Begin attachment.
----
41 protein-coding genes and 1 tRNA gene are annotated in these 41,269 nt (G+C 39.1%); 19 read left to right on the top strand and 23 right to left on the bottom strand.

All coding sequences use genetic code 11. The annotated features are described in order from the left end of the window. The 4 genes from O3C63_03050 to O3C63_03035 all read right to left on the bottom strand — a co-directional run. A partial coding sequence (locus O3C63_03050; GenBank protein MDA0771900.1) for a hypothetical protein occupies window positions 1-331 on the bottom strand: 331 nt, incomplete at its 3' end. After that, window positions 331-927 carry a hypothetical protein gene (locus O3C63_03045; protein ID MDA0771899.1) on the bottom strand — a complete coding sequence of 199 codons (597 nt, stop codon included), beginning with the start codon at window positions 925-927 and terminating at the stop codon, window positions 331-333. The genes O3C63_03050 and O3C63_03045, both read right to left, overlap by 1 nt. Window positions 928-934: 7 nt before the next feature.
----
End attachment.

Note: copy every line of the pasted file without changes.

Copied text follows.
41 protein-coding genes and 1 tRNA gene are annotated in these 41,269 nt (G+C 39.1%); 19 read left to right on the top strand and 23 right to left on the bottom strand.

All coding sequences use genetic code 11. The annotated features are described in order from the left end of the window. The 4 genes from O3C63_03050 to O3C63_03035 all read right to left on the bottom strand — a co-directional run. A partial coding sequence (locus O3C63_03050; GenBank protein MDA0771900.1) for a hypothetical protein occupies window positions 1-331 on the bottom strand: 331 nt, incomplete at its 3' end. After that, window positions 331-927 carry a hypothetical protein gene (locus O3C63_03045; protein ID MDA0771899.1) on the bottom strand — a complete coding sequence of 199 codons (597 nt, stop codon included), beginning with the start codon at window positions 925-927 and terminating at the stop codon, window positions 331-333. The genes O3C63_03050 and O3C63_03045, both read right to left, overlap by 1 nt. Window positions 928-934: 7 nt before the next feature.